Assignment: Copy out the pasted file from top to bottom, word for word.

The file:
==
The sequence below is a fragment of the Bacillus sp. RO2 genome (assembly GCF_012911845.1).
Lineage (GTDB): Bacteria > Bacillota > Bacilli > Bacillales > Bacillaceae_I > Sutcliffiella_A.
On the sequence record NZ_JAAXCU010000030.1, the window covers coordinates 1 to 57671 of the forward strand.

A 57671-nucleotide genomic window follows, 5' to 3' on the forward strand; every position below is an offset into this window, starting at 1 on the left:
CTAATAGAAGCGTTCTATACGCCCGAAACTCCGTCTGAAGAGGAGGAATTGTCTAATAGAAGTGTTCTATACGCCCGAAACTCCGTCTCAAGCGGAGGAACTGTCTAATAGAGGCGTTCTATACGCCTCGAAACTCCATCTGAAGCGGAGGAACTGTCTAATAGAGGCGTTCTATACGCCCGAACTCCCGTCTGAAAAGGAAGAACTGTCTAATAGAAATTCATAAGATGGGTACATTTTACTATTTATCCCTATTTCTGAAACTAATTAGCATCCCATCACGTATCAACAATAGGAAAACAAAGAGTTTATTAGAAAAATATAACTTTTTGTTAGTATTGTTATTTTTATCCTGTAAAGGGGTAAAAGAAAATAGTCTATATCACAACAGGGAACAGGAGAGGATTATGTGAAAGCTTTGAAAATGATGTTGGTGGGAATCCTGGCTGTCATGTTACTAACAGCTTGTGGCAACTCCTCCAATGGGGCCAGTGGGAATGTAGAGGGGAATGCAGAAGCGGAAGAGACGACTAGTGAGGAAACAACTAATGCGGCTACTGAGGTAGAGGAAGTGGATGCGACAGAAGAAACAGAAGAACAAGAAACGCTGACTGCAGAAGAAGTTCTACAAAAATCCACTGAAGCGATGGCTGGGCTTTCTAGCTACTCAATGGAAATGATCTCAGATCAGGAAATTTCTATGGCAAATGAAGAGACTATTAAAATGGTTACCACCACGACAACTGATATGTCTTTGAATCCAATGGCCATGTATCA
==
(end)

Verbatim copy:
The sequence below is a fragment of the Bacillus sp. RO2 genome (assembly GCF_012911845.1).
Lineage (GTDB): Bacteria > Bacillota > Bacilli > Bacillales > Bacillaceae_I > Sutcliffiella_A.
On the sequence record NZ_JAAXCU010000030.1, the window covers coordinates 1 to 57671 of the forward strand.

A 57671-nucleotide genomic window follows, 5' to 3' on the forward strand; every position below is an offset into this window, starting at 1 on the left:
CTAATAGAAGCGTTCTATACGCCCGAAACTCCGTCTGAAGAGGAGGAATTGTCTAATAGAAGTGTTCTATACGCCCGAAACTCCGTCTCAAGCGGAGGAACTGTCTAATAGAGGCGTTCTATACGCCTCGAAACTCCATCTGAAGCGGAGGAACTGTCTAATAGAGGCGTTCTATACGCCCGAACTCCCGTCTGAAAAGGAAGAACTGTCTAATAGAAATTCATAAGATGGGTACATTTTACTATTTATCCCTATTTCTGAAACTAATTAGCATCCCATCACGTATCAACAATAGGAAAACAAAGAGTTTATTAGAAAAATATAACTTTTTGTTAGTATTGTTATTTTTATCCTGTAAAGGGGTAAAAGAAAATAGTCTATATCACAACAGGGAACAGGAGAGGATTATGTGAAAGCTTTGAAAATGATGTTGGTGGGAATCCTGGCTGTCATGTTACTAACAGCTTGTGGCAACTCCTCCAATGGGGCCAGTGGGAATGTAGAGGGGAATGCAGAAGCGGAAGAGACGACTAGTGAGGAAACAACTAATGCGGCTACTGAGGTAGAGGAAGTGGATGCGACAGAAGAAACAGAAGAACAAGAAACGCTGACTGCAGAAGAAGTTCTACAAAAATCCACTGAAGCGATGGCTGGGCTTTCTAGCTACTCAATGGAAATGATCTCAGATCAGGAAATTTCTATGGCAAATGAAGAGACTATTAAAATGGTTACCACCACGACAACTGATATGTCTTTGAATCCAATGGCCATGTATCA